Declared a biosphere reserve in 1987, Cuchillas del Toa is one of Cuba’s main evolutionary centres, as well as a place of refuge from the Caribbean and American biota. Found nestled between Guantanamo and Holguin, is it one of the largest and most well-preserved mountain ecosystems in the region, with 15 watersheds, and 32 sub-basins.
None of the mountains goes particularly high, especially when compared with the Sierra Maestra region, but the “Ridges of Toa” are a truly breath-taking experience. The nature reserve stretches across 2083 kilometres, so there are plenty of different starting points for a hike along these mountains, and some of the most glorious spots can be found close to the shore.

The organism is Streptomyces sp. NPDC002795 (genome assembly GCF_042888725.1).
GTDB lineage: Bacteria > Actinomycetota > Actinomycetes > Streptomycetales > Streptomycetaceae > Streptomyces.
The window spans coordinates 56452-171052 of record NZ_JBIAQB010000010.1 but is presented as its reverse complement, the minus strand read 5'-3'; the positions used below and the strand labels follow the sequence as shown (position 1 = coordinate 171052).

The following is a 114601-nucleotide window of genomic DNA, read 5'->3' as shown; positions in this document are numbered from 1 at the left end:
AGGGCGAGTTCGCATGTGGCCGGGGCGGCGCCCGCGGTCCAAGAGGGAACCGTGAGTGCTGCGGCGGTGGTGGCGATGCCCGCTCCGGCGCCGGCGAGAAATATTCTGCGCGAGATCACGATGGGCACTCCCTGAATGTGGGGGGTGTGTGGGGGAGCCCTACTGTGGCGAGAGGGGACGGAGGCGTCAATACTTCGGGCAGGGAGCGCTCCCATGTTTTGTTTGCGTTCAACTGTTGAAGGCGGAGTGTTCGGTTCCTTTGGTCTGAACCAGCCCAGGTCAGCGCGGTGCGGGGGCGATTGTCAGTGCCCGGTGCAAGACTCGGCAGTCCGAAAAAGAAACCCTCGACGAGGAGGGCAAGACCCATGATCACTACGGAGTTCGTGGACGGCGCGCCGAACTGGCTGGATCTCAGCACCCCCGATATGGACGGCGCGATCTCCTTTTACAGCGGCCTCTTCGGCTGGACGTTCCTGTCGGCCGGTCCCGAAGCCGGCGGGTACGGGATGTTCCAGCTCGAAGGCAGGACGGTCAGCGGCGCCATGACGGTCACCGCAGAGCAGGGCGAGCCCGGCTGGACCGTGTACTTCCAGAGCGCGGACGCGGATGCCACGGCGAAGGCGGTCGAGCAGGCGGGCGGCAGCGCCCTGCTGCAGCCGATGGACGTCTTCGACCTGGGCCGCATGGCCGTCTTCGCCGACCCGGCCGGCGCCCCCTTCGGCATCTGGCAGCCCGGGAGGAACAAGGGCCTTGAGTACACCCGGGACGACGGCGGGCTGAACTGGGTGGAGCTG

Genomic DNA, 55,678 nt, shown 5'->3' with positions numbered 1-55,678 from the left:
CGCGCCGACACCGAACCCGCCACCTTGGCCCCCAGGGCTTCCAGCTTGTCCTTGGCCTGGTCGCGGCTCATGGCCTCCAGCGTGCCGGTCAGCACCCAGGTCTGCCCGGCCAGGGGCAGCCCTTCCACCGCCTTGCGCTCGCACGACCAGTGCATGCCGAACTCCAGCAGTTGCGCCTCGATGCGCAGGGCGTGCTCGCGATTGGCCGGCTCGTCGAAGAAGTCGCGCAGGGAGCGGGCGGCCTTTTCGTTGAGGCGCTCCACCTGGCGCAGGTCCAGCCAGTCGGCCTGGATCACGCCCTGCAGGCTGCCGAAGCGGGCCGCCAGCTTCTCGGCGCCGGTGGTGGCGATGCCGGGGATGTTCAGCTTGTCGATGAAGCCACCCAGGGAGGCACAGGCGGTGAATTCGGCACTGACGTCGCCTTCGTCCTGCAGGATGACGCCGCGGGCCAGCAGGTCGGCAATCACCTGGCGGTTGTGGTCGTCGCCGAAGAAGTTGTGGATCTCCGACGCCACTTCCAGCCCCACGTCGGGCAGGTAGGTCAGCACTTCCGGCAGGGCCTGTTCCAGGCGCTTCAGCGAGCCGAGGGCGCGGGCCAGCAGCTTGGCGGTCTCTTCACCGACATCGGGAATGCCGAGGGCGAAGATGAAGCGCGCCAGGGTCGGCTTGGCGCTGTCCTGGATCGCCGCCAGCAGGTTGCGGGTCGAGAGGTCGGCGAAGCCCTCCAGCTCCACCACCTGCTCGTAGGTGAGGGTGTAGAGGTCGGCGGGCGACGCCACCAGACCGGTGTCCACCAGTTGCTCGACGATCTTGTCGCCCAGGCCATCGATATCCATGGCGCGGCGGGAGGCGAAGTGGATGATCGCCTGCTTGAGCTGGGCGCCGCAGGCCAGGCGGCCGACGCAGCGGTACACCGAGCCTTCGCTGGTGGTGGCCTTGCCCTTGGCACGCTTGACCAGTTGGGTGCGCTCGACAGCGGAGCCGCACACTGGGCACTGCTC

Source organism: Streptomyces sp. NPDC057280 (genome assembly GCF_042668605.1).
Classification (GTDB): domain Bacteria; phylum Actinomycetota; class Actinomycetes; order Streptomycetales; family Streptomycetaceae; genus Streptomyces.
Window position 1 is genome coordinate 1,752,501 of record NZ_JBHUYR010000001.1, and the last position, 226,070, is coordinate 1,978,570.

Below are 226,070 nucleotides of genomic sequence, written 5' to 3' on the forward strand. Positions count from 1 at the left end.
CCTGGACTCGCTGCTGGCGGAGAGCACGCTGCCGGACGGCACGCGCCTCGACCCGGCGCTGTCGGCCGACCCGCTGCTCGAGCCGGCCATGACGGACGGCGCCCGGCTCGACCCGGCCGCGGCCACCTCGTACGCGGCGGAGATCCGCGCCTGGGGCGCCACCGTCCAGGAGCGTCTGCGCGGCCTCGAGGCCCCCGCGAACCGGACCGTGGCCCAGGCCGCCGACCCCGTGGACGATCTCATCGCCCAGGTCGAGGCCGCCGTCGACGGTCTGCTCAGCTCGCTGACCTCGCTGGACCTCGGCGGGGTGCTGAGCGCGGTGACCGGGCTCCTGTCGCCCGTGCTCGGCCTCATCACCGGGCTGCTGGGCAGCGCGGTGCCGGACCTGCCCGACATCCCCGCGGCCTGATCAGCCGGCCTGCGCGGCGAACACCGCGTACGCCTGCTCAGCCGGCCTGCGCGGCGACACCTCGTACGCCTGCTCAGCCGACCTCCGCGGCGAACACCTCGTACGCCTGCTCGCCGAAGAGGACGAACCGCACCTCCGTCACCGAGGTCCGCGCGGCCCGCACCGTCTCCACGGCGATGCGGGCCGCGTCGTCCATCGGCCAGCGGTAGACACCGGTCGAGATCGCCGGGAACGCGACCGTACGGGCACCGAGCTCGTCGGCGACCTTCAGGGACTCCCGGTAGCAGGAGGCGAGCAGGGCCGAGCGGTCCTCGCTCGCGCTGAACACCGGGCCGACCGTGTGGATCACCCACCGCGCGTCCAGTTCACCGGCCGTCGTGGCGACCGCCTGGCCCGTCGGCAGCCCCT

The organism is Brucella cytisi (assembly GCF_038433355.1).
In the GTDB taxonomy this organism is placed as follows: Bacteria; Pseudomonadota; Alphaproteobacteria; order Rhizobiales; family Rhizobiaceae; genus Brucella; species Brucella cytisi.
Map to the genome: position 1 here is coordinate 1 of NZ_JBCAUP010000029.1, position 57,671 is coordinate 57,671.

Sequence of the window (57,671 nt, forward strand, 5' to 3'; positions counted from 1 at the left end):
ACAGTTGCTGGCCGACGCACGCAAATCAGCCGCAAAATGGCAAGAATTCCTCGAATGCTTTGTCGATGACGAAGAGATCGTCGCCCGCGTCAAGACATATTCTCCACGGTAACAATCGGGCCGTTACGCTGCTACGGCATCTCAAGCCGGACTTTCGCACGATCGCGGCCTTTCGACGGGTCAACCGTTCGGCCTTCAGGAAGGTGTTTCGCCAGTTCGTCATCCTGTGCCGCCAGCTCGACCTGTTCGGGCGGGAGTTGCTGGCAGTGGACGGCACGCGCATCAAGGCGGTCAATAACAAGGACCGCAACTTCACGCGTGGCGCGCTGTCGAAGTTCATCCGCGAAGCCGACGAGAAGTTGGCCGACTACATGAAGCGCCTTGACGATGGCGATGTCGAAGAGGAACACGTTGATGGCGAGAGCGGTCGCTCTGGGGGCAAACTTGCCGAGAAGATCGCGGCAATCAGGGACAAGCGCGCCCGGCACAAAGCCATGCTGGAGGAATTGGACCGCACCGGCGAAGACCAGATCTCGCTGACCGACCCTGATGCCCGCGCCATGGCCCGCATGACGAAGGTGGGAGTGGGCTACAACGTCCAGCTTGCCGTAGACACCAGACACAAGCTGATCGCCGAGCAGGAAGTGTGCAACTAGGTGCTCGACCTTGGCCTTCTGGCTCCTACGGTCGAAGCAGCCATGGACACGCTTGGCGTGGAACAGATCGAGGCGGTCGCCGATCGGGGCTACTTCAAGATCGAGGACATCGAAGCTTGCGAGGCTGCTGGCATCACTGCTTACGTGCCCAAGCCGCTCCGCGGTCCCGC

There is the occasional area around the Cuchillas del Toa mountain range that aren’t protected, and so you will see cattle farming and the like. Sure, this is less pretty, but a fantastic insight into the local culture and way of life for a typical Cuban farmer. If culture’s not quite your thing though, don’t worry; the isolated nature of the reserve means it’s very easy to escape any signs of humanity. Which, of course, is why it was a favourite spot among escaped slaves, running from nearby plantations in the 1800s.